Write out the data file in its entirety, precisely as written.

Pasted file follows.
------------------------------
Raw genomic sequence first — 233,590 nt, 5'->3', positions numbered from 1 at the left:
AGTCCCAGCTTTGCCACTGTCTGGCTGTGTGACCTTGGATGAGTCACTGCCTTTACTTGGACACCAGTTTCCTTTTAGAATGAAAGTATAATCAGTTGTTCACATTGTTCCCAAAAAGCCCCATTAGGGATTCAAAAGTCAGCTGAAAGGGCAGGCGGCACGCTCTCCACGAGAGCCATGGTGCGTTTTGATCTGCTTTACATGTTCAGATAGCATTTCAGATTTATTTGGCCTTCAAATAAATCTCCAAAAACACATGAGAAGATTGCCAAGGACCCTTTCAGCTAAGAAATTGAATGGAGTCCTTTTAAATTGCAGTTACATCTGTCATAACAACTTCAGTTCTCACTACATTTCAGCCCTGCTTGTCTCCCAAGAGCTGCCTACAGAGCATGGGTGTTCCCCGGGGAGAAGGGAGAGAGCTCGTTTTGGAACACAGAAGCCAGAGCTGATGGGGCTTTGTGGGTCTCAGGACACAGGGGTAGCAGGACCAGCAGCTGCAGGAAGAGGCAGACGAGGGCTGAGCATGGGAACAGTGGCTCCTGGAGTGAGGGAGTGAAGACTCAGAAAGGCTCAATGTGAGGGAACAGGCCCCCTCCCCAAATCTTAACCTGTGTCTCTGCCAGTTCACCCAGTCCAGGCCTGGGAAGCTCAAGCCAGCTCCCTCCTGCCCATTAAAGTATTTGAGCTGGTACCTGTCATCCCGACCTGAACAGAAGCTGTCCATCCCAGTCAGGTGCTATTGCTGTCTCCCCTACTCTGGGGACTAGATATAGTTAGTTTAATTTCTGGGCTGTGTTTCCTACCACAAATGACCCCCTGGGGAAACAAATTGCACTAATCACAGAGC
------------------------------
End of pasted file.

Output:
Raw genomic sequence first — 233,590 nt, 5'->3', positions numbered from 1 at the left:
AGTCCCAGCTTTGCCACTGTCTGGCTGTGTGACCTTGGATGAGTCACTGCCTTTACTTGGACACCAGTTTCCTTTTAGAATGAAAGTATAATCAGTTGTTCACATTGTTCCCAAAAAGCCCCATTAGGGATTCAAAAGTCAGCTGAAAGGGCAGGCGGCACGCTCTCCACGAGAGCCATGGTGCGTTTTGATCTGCTTTACATGTTCAGATAGCATTTCAGATTTATTTGGCCTTCAAATAAATCTCCAAAAACACATGAGAAGATTGCCAAGGACCCTTTCAGCTAAGAAATTGAATGGAGTCCTTTTAAATTGCAGTTACATCTGTCATAACAACTTCAGTTCTCACTACATTTCAGCCCTGCTTGTCTCCCAAGAGCTGCCTACAGAGCATGGGTGTTCCCCGGGGAGAAGGGAGAGAGCTCGTTTTGGAACACAGAAGCCAGAGCTGATGGGGCTTTGTGGGTCTCAGGACACAGGGGTAGCAGGACCAGCAGCTGCAGGAAGAGGCAGACGAGGGCTGAGCATGGGAACAGTGGCTCCTGGAGTGAGGGAGTGAAGACTCAGAAAGGCTCAATGTGAGGGAACAGGCCCCCTCCCCAAATCTTAACCTGTGTCTCTGCCAGTTCACCCAGTCCAGGCCTGGGAAGCTCAAGCCAGCTCCCTCCTGCCCATTAAAGTATTTGAGCTGGTACCTGTCATCCCGACCTGAACAGAAGCTGTCCATCCCAGTCAGGTGCTATTGCTGTCTCCCCTACTCTGGGGACTAGATATAGTTAGTTTAATTTCTGGGCTGTGTTTCCTACCACAAATGACCCCCTGGGGAAACAAATTGCACTAATCACAGAGC